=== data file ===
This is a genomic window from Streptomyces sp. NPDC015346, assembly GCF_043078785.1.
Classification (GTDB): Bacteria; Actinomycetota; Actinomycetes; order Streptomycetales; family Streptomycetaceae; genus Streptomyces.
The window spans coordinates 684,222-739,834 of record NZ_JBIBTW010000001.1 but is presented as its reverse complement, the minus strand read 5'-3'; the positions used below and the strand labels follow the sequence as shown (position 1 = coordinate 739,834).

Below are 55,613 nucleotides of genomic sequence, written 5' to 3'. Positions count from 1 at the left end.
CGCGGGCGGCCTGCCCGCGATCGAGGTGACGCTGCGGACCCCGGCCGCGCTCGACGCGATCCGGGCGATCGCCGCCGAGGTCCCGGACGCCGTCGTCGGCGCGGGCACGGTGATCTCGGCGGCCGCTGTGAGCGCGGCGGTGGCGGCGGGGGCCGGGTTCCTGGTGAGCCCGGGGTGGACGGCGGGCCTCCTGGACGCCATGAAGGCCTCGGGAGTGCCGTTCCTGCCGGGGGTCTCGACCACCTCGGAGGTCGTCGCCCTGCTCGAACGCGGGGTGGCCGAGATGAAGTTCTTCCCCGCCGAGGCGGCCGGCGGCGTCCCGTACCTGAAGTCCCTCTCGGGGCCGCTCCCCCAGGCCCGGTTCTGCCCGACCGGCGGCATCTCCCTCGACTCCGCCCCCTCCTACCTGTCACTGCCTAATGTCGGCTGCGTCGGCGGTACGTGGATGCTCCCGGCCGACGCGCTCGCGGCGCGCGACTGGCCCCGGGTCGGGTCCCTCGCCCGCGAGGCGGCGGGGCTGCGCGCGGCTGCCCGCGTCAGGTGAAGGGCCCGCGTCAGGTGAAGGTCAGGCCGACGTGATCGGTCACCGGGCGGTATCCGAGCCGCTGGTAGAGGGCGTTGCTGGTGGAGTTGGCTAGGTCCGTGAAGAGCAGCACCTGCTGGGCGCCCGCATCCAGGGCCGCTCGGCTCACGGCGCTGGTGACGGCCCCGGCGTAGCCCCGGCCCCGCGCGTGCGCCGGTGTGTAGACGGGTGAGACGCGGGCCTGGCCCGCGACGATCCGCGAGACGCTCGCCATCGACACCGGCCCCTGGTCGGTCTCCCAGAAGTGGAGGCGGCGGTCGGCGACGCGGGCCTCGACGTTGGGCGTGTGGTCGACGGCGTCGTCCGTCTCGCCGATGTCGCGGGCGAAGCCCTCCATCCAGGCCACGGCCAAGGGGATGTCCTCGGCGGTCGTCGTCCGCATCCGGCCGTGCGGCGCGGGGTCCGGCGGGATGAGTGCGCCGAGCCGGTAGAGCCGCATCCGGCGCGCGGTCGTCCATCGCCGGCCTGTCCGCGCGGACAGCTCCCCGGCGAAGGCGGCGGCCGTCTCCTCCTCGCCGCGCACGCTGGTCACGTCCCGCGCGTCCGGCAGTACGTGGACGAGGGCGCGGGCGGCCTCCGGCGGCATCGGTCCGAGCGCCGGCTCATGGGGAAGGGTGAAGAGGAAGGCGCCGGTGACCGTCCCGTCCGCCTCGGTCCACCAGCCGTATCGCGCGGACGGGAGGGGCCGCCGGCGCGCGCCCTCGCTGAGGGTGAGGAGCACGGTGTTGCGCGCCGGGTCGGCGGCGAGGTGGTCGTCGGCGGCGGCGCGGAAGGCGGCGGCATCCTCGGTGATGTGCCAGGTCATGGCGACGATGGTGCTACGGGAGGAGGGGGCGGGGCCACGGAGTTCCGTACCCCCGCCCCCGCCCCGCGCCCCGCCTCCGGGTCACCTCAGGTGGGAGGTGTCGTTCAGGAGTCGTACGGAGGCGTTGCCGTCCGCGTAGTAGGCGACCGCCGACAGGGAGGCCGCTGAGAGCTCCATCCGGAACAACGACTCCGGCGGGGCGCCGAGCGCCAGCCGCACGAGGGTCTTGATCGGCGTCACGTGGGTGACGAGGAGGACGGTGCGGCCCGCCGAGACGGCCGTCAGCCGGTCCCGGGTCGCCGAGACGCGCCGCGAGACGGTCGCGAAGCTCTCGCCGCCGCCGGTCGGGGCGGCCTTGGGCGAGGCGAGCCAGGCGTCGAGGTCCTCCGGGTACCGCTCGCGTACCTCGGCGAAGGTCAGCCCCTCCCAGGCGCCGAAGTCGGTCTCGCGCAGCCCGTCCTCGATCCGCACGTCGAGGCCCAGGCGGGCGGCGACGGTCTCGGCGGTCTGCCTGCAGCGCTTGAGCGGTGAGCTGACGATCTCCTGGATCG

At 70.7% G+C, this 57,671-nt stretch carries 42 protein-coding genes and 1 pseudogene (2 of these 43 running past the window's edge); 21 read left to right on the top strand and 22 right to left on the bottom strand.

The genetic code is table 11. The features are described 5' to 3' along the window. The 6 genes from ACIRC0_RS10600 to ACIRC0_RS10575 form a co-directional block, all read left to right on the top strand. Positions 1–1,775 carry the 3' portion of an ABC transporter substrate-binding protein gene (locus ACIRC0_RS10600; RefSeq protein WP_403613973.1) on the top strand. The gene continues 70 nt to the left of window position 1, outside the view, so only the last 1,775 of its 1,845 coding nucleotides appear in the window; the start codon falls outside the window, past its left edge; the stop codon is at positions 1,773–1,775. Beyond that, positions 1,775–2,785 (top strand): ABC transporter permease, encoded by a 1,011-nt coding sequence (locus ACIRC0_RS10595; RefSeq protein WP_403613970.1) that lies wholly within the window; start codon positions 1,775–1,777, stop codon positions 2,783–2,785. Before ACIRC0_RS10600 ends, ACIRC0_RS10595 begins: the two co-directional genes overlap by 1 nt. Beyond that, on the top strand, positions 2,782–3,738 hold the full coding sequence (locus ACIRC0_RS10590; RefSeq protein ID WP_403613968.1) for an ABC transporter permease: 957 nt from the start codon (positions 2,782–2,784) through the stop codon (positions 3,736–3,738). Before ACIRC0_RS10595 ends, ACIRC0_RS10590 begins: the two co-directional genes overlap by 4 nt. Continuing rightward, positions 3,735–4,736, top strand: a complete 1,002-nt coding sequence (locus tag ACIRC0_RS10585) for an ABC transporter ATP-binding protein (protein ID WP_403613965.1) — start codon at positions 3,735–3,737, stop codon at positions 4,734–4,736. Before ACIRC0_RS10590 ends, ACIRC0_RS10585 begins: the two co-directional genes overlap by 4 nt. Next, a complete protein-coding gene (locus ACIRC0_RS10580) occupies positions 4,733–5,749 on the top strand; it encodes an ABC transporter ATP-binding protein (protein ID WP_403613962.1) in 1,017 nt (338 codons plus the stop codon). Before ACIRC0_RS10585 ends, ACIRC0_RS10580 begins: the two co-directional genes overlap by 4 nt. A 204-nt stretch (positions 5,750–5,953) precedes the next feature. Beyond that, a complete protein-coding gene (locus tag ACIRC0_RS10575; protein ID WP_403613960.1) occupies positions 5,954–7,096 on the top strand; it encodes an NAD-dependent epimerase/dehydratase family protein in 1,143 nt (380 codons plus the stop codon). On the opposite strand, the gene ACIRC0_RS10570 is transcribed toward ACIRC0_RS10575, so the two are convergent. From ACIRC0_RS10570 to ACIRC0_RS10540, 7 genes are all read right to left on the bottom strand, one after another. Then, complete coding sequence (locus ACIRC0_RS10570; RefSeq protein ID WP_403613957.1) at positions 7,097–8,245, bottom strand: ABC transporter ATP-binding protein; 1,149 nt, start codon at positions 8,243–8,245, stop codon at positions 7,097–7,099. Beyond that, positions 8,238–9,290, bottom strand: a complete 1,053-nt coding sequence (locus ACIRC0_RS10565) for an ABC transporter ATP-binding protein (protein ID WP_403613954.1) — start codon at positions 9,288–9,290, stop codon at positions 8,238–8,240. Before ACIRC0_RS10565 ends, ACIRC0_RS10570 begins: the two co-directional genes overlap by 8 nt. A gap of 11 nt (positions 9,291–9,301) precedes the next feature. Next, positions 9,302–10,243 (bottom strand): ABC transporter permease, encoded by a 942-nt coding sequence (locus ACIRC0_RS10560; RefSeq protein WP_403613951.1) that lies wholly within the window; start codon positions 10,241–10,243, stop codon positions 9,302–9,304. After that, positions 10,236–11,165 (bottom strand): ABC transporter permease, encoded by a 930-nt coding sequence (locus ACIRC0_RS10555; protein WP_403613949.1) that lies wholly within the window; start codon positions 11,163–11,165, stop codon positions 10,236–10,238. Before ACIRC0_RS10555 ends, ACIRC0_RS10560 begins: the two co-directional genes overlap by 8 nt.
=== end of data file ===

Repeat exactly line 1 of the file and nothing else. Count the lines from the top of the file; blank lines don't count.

This is a genomic window from Streptomyces sp. NPDC015346, assembly GCF_043078785.1.